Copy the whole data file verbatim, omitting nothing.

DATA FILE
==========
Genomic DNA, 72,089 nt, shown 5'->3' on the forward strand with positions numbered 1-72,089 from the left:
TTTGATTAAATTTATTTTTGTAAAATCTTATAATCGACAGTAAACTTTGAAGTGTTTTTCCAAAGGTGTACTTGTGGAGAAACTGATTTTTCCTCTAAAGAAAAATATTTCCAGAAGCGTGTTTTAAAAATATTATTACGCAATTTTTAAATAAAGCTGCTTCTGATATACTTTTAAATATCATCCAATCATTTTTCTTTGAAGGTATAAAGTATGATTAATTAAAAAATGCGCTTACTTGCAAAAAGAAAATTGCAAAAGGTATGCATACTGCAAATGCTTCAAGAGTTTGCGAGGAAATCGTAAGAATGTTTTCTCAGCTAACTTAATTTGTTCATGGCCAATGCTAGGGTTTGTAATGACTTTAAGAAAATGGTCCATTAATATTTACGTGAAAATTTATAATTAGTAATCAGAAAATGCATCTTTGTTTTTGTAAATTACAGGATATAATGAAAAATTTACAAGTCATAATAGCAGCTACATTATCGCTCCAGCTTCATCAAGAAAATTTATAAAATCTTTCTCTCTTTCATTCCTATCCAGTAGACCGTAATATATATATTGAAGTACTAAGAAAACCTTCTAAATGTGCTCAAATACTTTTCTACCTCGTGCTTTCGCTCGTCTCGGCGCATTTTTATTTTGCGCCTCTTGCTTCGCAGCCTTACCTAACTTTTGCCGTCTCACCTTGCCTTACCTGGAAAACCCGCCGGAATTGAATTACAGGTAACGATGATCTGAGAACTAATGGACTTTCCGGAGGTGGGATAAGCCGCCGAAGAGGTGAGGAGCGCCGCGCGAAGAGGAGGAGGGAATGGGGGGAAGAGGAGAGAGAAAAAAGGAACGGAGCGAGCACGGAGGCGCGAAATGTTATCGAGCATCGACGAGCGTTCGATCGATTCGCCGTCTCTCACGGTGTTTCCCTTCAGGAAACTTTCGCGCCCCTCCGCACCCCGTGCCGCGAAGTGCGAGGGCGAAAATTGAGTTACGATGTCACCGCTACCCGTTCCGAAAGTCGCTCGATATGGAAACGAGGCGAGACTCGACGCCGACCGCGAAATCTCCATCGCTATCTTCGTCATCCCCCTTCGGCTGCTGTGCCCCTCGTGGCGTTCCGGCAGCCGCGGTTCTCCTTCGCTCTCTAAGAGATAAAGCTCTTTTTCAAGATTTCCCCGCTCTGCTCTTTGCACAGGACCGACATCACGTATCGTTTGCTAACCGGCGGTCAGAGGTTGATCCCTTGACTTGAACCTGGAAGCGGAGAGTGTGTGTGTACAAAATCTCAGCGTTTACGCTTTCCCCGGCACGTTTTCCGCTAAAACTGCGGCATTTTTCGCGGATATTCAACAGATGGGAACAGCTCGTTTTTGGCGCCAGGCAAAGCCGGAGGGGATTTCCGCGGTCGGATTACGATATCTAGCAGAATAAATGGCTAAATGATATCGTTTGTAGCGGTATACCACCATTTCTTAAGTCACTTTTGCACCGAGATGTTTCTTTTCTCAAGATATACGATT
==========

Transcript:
Genomic DNA, 72,089 nt, shown 5'->3' on the forward strand with positions numbered 1-72,089 from the left:
TTTGATTAAATTTATTTTTGTAAAATCTTATAATCGACAGTAAACTTTGAAGTGTTTTTCCAAAGGTGTACTTGTGGAGAAACTGATTTTTCCTCTAAAGAAAAATATTTCCAGAAGCGTGTTTTAAAAATATTATTACGCAATTTTTAAATAAAGCTGCTTCTGATATACTTTTAAATATCATCCAATCATTTTTCTTTGAAGGTATAAAGTATGATTAATTAAAAAATGCGCTTACTTGCAAAAAGAAAATTGCAAAAGGTATGCATACTGCAAATGCTTCAAGAGTTTGCGAGGAAATCGTAAGAATGTTTTCTCAGCTAACTTAATTTGTTCATGGCCAATGCTAGGGTTTGTAATGACTTTAAGAAAATGGTCCATTAATATTTACGTGAAAATTTATAATTAGTAATCAGAAAATGCATCTTTGTTTTTGTAAATTACAGGATATAATGAAAAATTTACAAGTCATAATAGCAGCTACATTATCGCTCCAGCTTCATCAAGAAAATTTATAAAATCTTTCTCTCTTTCATTCCTATCCAGTAGACCGTAATATATATATTGAAGTACTAAGAAAACCTTCTAAATGTGCTCAAATACTTTTCTACCTCGTGCTTTCGCTCGTCTCGGCGCATTTTTATTTTGCGCCTCTTGCTTCGCAGCCTTACCTAACTTTTGCCGTCTCACCTTGCCTTACCTGGAAAACCCGCCGGAATTGAATTACAGGTAACGATGATCTGAGAACTAATGGACTTTCCGGAGGTGGGATAAGCCGCCGAAGAGGTGAGGAGCGCCGCGCGAAGAGGAGGAGGGAATGGGGGGAAGAGGAGAGAGAAAAAAGGAACGGAGCGAGCACGGAGGCGCGAAATGTTATCGAGCATCGACGAGCGTTCGATCGATTCGCCGTCTCTCACGGTGTTTCCCTTCAGGAAACTTTCGCGCCCCTCCGCACCCCGTGCCGCGAAGTGCGAGGGCGAAAATTGAGTTACGATGTCACCGCTACCCGTTCCGAAAGTCGCTCGATATGGAAACGAGGCGAGACTCGACGCCGACCGCGAAATCTCCATCGCTATCTTCGTCATCCCCCTTCGGCTGCTGTGCCCCTCGTGGCGTTCCGGCAGCCGCGGTTCTCCTTCGCTCTCTAAGAGATAAAGCTCTTTTTCAAGATTTCCCCGCTCTGCTCTTTGCACAGGACCGACATCACGTATCGTTTGCTAACCGGCGGTCAGAGGTTGATCCCTTGACTTGAACCTGGAAGCGGAGAGTGTGTGTGTACAAAATCTCAGCGTTTACGCTTTCCCCGGCACGTTTTCCGCTAAAACTGCGGCATTTTTCGCGGATATTCAACAGATGGGAACAGCTCGTTTTTGGCGCCAGGCAAAGCCGGAGGGGATTTCCGCGGTCGGATTACGATATCTAGCAGAATAAATGGCTAAATGATATCGTTTGTAGCGGTATACCACCATTTCTTAAGTCACTTTTGCACCGAGATGTTTCTTTTCTCAAGATATACGATT